HOW DO YOU FIGHT A HORSE-SIZED DUCK?
by William Poundstone (Oneworld £16.99, 320pp)
Jack is looking at Ann. Ann is looking at George. Jack is married, but George is not. Is a married person looking at an unmarried person?
If, like me and virtually everyone else who hears this question, you replied ‘It depends on whether Ann’s married’, then you need to read this book. Especially if you’re about to go for a job interview.
Many firms these days use such puzzles as part of their recruitment process. William Poundstone has collected some of the most common examples, with the aim of helping would-be employees get their brains working in the right way. He’s also thrown in some ‘history of the job interview’ material, and produced an entertaining book we can all enjoy.
William Poundstone has penned an intriguing book about the most common questions asked in job interviews. Pictured: Albert Einstein
Thomas Edison, for instance, wrote a list of 146 ‘exceedingly simple’ questions to judge the people who wanted to work for him. Among them was: ‘What is the speed of sound?’ A newspaper tested Albert Einstein on this. The scientist replied that ‘he could not say off-hand . . . He did not carry such information in his mind, but it was readily available in textbooks.’ I think this says an awful lot about so-called ‘important’ information.
Similarly refreshing is Elon Musk, with his scepticism about academic qualifications. ‘There’s no need to have a college degree at all,’ he says, ‘or even high school’ for a job at his companies Tesla and SpaceX.
Instead Musk is interested in your ability to think and reason. His favourite interview question, which he used to ask all employees (even janitors), was: ‘You’re standing on the surface of the Earth. You walk one mile south, one mile west and one mile north. You end up exactly where you started. Where are you?’
If an interviewee replied ‘the North Pole’, Musk would say they were correct, but then ask ‘Where else could it be?’ As the book shows, there are an infinite number of points, all of them just over a mile north of the South Pole.
You walk south, then west ‘all the way around the world’ in a one-mile circle centred on the Pole, then north to where you started. (This is tricky to explain — the book’s illustrations help.)
Some modern companies sift job applicants by getting them to complete tests online, where part of the score is for reaction times. It’s all a long way from 1941, when Bletchley Park recruited codebreakers by secretly contacting the winners of the Daily Telegraph’s cryptic crossword competition.
Some questions are a matter of estimation. For example: ‘How much does the Empire State Building weigh?’ This is just a case of guessing its size, how much of it is made from which materials and so on. You’re being assessed on how well you can reason, as much as on accuracy. For what it’s worth, the building’s current owners say it weighs 365,000 tons.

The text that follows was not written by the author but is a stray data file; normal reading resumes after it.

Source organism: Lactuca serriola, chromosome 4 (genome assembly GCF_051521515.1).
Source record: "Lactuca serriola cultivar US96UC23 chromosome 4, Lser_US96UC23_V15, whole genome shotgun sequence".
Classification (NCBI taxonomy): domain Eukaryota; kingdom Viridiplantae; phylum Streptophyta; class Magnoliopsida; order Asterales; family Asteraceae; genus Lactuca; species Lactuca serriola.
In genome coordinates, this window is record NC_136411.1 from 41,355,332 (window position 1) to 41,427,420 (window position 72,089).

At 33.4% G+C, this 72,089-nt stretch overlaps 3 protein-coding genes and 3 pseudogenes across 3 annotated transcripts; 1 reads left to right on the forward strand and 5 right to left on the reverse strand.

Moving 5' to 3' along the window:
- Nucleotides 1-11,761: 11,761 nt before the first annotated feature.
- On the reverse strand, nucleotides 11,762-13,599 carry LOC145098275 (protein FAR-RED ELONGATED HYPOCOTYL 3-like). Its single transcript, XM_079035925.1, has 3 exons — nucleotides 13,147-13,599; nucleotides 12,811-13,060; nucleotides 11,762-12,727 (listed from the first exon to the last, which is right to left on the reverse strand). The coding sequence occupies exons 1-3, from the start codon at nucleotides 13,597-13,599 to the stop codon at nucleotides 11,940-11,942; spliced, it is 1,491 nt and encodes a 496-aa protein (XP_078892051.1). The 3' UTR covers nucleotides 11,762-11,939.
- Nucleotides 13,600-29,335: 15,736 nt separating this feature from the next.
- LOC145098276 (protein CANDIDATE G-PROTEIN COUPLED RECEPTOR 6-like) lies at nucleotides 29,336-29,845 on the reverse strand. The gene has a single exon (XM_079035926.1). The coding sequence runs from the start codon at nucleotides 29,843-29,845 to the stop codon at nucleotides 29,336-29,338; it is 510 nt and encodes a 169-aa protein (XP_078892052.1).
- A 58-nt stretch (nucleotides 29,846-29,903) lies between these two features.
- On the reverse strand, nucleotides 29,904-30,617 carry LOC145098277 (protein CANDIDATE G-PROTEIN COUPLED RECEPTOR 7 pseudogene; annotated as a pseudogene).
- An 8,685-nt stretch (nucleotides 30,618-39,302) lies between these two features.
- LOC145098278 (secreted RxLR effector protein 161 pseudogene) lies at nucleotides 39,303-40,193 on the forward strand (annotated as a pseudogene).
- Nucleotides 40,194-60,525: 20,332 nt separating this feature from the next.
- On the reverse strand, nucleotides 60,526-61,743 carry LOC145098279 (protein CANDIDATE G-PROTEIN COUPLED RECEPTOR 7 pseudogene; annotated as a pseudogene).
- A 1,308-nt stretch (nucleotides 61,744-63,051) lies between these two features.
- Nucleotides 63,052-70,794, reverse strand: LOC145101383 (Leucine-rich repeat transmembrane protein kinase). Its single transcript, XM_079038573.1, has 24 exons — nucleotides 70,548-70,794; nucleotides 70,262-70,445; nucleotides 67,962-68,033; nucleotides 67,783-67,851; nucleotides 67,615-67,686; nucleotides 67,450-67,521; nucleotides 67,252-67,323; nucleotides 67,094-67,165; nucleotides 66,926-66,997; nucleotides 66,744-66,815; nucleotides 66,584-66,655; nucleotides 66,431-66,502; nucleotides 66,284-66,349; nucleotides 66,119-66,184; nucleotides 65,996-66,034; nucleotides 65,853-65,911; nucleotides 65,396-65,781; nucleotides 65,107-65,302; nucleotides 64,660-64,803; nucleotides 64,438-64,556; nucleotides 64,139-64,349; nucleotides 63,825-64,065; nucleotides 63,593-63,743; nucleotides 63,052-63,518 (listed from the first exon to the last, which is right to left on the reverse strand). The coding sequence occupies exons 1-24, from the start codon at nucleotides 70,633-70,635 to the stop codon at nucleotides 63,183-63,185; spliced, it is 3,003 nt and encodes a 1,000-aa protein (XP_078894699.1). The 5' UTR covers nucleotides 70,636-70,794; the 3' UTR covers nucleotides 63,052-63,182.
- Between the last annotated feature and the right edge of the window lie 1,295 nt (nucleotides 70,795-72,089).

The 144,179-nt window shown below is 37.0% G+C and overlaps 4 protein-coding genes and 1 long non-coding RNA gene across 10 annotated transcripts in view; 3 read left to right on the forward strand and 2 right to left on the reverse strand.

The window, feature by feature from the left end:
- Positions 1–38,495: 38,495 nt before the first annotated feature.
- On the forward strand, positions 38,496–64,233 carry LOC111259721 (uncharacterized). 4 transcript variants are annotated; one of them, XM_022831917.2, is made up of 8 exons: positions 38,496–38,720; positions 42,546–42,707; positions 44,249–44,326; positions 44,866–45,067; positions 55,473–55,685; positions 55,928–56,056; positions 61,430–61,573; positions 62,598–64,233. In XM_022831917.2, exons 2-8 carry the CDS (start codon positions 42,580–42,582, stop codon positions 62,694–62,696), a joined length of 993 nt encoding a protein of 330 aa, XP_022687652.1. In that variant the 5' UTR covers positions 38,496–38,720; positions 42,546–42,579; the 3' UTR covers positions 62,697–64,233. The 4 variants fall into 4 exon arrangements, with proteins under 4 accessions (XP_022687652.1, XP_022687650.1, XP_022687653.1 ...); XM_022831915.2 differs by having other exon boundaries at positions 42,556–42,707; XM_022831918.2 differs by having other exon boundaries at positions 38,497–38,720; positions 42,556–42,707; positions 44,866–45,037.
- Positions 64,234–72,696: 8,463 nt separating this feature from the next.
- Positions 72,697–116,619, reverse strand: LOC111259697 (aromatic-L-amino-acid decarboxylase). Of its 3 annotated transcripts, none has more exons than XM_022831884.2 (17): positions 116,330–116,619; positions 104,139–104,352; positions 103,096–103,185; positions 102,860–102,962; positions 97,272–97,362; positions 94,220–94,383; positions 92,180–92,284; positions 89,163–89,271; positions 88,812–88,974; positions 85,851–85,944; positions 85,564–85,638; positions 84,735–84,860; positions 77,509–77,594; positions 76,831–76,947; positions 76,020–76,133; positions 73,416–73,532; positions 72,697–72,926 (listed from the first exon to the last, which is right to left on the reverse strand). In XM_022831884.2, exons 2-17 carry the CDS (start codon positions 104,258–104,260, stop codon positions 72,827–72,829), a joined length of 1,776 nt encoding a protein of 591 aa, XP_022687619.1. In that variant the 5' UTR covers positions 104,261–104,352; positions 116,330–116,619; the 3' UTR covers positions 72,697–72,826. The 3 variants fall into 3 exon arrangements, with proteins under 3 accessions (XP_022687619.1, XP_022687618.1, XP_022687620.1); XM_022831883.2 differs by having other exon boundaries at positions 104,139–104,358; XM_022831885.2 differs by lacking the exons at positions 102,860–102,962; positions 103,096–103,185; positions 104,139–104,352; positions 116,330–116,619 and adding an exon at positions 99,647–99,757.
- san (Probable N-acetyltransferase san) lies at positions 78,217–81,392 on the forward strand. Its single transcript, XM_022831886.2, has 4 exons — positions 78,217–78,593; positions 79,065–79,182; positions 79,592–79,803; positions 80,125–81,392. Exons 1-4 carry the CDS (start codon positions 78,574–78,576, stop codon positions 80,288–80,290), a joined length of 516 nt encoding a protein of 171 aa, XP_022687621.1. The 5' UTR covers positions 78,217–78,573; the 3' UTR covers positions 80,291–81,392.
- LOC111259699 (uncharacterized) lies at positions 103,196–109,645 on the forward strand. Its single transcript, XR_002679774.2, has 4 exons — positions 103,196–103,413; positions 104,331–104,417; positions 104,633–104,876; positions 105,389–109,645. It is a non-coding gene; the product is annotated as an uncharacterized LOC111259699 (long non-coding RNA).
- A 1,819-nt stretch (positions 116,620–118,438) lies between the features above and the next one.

HOW DO YOU FIGHT A HORSE-SIZED DUCK? by William Poundstone (Oneworld £16.99, 320pp)
Then there are the basic maths questions, which can often be deceptive. If you drive the first lap of a racetrack at an average of 60 miles per hour, how fast do you have to go on your second lap to average 120 miles per hour overall? The answer is that it’s impossible.
Even if you drove at a million miles per hour, you could never get your average up to 120. That’s because you’ve taken all the allotted time on the first lap.
An easier way to envisage the same principle is ‘If I’m allowed to average one doughnut per day over a week, and I eat seven doughnuts on the first day, how many am I allowed from then on?’
Probability features heavily, and again it can trip you up. ‘Every day you go to the subway station and take the first train that arrives. Uptown and downtown trains are equally frequent, but 90 per cent of the time you end up taking an uptown train. Why should this be?’ The key here is not just the frequency of the trains, but the times at which they arrive.
Say the uptown trains arrive at 5.10, 5.20, 5.30 and so on, while the downtown trains are at 5.11, 5.21, 5.31 … There is a 90 per cent chance you’ll arrive between, for instance, 5.11 and 5.20, and therefore take the 5.20 uptown train, but only a 10 per cent chance you’ll arrive between 5.20 and 5.21, taking the 5.21 downtown train.
Poundstone also tackles the ‘oddball’ queries, such as ‘You’re a new crayon in the box — what colour would you be?’ He says there’s no correct answer, but to my mind there is, and it’s ‘p*** off’. Overall, though, the book is highly informative and amusing.
And that ‘married/unmarried’ question? The answer is that whatever Ann’s status, a married person is looking at an unmarried one. If Ann’s married, it’s her looking at George. If she isn’t, it’s Jack looking at her.